She Must Be Out Of Her Mind

She Must Be Out Of Her Mind
“She must be out of her mind”. These are the words that we often get to hear from people in our gatherings and in public. “She must be out of her mind”, because, maybe, she went out on her own, maybe she started a career or perhaps is adamant in getting a divorce, because her life has become unbearable. “She must be out of her mind”, because she acquired a hobby, maybe because she is riding a motorcycle, perhaps she wants us to take her seriously when she says that she is in fact part of the public.

“She must be out of her mind”. These are the words that I recently heard, added with a continuation to her charges “that is why she is living in the car”. The person, who uttered these words, in his group of friends, casually harassed a middle-aged woman who currently inhabits a car and is living in the parking lot of Main Market Lahore. The use of the word ‘casual’ here should and must sound outrageous and disturbing, but sadly that is not the case since it is something that has become part of the norms in our society. Casual, because it is not even considered a big deal if we normally comment grossly on ‘her’ while she is simply minding her way on the street or getting her supplies for maintenance of her life. Coming back to the middle-aged woman, labelled as mad, crazy and out of her mind, because she lives in her car, without even asking, empathising and considering the reasons as to what might have led her to such circumstances in the first place.

But that is not the point; no one cares, she is a woman and nothing more after all. It is completely normal to deem such women crazy in this society. But, what about the tens of men who sleep and live right next to her parked car, in the open, with the sky as their roof and footpath as their beds and loos, why are they not ‘out of their minds”?

To answer this question, we must understand the difference between public and private, a concept formally introduced by Aristotle and later taken up by different cultures as the word of law. Though I am not blaming Aristotle for different cultural patriarchal hegemonic structures, for the sake of understanding, we will use his conceptualisation. As described by him, the world as we know is divided into public and private, where public is the political realm, where the being becomes political and by political I mean a being who has the liberty to determine their actions and further consequences. The private is the realm that is hidden from the public or political and is a matter of few individuals. Like the state rules the public, the private is ruled by the hegemonic master and the rest of the members become the subordinates. In case of Aristotle, and our society too, the patriarch appears to be the master, who is both a public and private being, capable enough to give a verdict that supersedes any freewill of the rest of the private beings.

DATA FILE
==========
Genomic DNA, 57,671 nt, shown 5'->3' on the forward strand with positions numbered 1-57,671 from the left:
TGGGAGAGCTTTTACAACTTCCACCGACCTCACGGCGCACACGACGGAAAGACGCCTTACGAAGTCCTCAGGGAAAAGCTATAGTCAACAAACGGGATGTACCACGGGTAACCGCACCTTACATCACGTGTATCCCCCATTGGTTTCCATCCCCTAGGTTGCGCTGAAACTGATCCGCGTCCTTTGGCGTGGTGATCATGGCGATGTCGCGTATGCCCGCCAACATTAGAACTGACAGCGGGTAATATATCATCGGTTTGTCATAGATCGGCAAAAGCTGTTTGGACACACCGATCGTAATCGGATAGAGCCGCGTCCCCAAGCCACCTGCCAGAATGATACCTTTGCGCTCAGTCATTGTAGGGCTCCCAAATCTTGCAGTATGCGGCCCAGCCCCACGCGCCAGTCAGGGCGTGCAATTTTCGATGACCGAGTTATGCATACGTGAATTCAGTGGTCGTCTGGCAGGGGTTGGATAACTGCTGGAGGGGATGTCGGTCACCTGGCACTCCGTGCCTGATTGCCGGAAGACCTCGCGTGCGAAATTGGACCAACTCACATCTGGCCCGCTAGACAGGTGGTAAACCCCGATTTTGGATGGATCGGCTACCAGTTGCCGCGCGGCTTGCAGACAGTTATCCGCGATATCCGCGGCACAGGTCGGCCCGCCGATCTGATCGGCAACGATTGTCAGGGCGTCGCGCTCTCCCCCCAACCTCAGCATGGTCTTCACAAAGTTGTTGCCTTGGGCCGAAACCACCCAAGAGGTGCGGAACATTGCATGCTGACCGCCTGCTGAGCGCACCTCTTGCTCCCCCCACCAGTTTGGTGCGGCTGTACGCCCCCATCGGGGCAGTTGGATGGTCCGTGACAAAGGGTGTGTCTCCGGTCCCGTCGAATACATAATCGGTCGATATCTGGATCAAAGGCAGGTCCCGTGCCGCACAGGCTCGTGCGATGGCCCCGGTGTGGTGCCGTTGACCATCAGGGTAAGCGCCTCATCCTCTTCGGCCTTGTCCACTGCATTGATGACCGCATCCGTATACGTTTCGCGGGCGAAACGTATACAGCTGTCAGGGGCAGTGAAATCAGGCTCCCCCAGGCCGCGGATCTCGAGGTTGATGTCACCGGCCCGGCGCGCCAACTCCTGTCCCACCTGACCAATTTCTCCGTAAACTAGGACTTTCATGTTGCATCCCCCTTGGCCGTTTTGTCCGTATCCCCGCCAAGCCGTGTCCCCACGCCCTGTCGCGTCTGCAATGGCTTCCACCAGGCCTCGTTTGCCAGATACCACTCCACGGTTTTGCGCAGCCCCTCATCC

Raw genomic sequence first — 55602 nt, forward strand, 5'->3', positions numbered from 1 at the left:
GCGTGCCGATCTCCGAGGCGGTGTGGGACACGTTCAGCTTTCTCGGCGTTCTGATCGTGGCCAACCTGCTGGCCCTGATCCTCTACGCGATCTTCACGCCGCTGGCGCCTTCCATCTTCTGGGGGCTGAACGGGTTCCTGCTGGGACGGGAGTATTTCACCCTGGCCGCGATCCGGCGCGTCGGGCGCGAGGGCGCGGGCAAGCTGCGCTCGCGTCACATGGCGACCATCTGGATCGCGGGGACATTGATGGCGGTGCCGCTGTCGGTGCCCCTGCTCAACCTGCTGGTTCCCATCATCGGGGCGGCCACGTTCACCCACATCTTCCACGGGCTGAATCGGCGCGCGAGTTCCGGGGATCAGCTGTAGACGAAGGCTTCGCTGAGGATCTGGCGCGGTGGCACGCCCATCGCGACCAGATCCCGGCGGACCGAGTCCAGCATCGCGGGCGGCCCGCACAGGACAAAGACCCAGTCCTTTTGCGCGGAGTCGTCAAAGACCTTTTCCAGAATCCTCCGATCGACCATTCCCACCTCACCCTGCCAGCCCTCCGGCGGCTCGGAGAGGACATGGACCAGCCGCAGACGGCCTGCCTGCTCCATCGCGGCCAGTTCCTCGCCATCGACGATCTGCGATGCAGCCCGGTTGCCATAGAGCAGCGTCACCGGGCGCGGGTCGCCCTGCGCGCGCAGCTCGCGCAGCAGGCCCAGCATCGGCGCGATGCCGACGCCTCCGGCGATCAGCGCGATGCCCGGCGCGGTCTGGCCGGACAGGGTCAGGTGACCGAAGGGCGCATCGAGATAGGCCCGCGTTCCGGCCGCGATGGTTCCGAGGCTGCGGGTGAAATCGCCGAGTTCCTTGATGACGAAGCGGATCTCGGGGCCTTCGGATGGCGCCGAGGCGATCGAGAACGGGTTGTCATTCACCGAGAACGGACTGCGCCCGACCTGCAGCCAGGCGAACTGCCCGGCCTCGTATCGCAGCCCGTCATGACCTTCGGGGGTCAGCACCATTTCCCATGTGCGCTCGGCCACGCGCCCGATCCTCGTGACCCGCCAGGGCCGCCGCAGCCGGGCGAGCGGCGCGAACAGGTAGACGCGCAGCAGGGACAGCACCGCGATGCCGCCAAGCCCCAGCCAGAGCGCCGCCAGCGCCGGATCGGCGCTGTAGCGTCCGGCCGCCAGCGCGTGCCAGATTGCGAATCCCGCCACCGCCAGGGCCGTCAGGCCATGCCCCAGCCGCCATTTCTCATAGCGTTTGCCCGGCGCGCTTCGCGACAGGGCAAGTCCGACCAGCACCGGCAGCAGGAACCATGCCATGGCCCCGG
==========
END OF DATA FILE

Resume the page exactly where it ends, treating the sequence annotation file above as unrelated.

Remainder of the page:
Coming back to the question, one needs to realise that this distinction is now surpassing the privacy of the home and now appearing into the visual world as well. Maybe, for Aristotle, the private ended with the threshold of the household, but currently it appears that the threshold of the private has increased to every woman that seems apparent in public. The distinction has been drawn to genders rather to space, where in our society; women are not accepted as a public being by the ruling patriarch at all. Perhaps, that is the reason that last year, when a reaction appeared against the Aurat March, the slogans such as “dahi khud lai ao” (get the curd yourself) appeared, because the men wanted to put the question of  ridicule on a private being, going out of their minds. This is also evident from the behaviour of men on the streets. Commenting on the dressing, saying Astagfirullah in the faces of  women that are complete strangers, reassures the concept of how women are not at all accepted as public beings, a being who can determine their own right to live and all other so called public beings become this final authority, powerful enough to give their moral judgments.

For this reason, events like Aurat March become so important. Because, these are the events that are not created by the people who are out of their minds, but are events that are there to give voice to the women walking on the streets while not being considered as human, a women living in her car while not being considered a human. These events are there instead to remind the patriarchal chauvinists that it is them who are out of their minds!